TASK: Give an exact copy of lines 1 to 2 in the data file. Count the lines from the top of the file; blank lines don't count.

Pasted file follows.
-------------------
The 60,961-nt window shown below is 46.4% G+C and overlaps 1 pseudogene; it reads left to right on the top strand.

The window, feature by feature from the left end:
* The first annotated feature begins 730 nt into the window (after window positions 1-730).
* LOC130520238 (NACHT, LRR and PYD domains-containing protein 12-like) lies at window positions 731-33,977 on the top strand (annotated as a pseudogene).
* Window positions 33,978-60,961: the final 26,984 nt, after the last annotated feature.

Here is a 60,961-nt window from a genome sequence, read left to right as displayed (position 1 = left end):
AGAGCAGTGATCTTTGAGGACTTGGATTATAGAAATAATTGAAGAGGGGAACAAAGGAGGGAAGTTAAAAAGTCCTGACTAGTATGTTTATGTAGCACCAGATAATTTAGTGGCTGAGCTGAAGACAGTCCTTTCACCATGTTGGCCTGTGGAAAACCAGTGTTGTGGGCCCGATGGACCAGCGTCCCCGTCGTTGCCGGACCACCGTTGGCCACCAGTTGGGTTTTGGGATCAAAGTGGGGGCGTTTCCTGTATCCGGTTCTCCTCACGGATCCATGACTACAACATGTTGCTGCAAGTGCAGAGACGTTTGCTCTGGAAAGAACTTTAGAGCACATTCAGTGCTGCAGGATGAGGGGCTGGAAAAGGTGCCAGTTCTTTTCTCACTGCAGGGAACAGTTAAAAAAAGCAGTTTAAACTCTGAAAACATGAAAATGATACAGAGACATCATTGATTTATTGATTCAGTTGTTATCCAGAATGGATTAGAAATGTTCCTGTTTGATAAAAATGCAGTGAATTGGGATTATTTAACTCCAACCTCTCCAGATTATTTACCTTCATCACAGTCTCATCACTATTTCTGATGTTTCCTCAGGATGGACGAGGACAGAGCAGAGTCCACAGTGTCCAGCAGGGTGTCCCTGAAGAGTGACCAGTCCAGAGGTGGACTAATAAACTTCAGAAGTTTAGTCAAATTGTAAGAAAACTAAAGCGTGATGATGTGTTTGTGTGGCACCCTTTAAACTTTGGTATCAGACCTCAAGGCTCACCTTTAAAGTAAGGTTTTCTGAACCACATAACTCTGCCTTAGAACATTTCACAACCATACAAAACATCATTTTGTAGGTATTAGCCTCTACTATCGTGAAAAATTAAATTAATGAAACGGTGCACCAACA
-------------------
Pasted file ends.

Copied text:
The 60,961-nt window shown below is 46.4% G+C and overlaps 1 pseudogene; it reads left to right on the top strand.

The window, feature by feature from the left end: